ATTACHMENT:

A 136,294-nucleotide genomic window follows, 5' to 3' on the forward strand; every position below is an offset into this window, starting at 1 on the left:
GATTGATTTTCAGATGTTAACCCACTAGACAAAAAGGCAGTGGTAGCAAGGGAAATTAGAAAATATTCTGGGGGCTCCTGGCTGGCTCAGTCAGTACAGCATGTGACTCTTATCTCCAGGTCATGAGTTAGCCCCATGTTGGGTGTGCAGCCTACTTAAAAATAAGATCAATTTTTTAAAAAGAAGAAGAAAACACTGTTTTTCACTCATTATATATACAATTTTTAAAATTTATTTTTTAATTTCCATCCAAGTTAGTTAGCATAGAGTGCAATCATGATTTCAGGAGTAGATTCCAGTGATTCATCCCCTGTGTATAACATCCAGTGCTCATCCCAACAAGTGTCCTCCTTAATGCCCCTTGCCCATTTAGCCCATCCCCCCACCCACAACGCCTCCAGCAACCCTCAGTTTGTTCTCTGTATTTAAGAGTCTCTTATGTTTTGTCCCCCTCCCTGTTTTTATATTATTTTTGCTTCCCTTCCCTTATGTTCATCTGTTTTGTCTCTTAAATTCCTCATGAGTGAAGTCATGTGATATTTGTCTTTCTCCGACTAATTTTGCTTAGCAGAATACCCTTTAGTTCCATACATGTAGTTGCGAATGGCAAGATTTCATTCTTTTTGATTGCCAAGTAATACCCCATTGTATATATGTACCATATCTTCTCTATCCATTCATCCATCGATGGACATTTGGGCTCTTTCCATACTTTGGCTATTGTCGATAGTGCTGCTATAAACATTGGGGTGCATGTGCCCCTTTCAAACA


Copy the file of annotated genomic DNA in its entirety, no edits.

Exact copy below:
A 136,294-nucleotide genomic window follows, 5' to 3' on the forward strand; every position below is an offset into this window, starting at 1 on the left:
GATTGATTTTCAGATGTTAACCCACTAGACAAAAAGGCAGTGGTAGCAAGGGAAATTAGAAAATATTCTGGGGGCTCCTGGCTGGCTCAGTCAGTACAGCATGTGACTCTTATCTCCAGGTCATGAGTTAGCCCCATGTTGGGTGTGCAGCCTACTTAAAAATAAGATCAATTTTTTAAAAAGAAGAAGAAAACACTGTTTTTCACTCATTATATATACAATTTTTAAAATTTATTTTTTAATTTCCATCCAAGTTAGTTAGCATAGAGTGCAATCATGATTTCAGGAGTAGATTCCAGTGATTCATCCCCTGTGTATAACATCCAGTGCTCATCCCAACAAGTGTCCTCCTTAATGCCCCTTGCCCATTTAGCCCATCCCCCCACCCACAACGCCTCCAGCAACCCTCAGTTTGTTCTCTGTATTTAAGAGTCTCTTATGTTTTGTCCCCCTCCCTGTTTTTATATTATTTTTGCTTCCCTTCCCTTATGTTCATCTGTTTTGTCTCTTAAATTCCTCATGAGTGAAGTCATGTGATATTTGTCTTTCTCCGACTAATTTTGCTTAGCAGAATACCCTTTAGTTCCATACATGTAGTTGCGAATGGCAAGATTTCATTCTTTTTGATTGCCAAGTAATACCCCATTGTATATATGTACCATATCTTCTCTATCCATTCATCCATCGATGGACATTTGGGCTCTTTCCATACTTTGGCTATTGTCGATAGTGCTGCTATAAACATTGGGGTGCATGTGCCCCTTTCAAACA